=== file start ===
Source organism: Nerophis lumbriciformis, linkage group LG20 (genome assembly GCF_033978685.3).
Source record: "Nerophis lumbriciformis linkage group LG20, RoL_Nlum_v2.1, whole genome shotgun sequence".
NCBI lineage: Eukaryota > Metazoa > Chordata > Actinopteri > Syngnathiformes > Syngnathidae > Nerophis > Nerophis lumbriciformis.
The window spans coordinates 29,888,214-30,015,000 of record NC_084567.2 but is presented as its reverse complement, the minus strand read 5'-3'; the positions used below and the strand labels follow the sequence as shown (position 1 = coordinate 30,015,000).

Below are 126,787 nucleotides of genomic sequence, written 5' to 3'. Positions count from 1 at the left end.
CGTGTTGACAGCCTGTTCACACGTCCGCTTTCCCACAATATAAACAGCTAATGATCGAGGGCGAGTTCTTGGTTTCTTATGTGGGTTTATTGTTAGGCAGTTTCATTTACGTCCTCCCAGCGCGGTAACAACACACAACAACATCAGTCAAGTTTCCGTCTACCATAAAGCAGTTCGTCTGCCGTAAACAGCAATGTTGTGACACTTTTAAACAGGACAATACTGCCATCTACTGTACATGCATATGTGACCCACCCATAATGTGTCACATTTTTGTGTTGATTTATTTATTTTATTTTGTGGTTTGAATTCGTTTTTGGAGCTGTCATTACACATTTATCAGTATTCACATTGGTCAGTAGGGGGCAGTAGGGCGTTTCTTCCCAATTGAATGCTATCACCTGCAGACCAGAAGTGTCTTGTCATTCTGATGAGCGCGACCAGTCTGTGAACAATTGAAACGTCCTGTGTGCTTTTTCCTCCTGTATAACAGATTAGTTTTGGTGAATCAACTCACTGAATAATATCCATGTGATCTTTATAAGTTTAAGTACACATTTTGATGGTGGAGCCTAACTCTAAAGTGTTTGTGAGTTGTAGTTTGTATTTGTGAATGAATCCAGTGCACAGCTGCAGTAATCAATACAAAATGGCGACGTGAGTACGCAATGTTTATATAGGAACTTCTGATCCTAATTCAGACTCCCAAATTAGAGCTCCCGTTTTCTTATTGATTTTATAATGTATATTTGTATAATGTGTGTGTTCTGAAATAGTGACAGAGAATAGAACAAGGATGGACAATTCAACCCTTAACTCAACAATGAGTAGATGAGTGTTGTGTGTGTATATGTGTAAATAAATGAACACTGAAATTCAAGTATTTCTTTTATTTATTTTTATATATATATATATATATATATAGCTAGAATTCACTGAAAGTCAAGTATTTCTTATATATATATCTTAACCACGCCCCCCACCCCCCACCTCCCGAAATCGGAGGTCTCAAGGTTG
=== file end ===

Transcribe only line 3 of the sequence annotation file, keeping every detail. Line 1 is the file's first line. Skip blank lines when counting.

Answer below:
NCBI lineage: Eukaryota > Metazoa > Chordata > Actinopteri > Syngnathiformes > Syngnathidae > Nerophis > Nerophis lumbriciformis.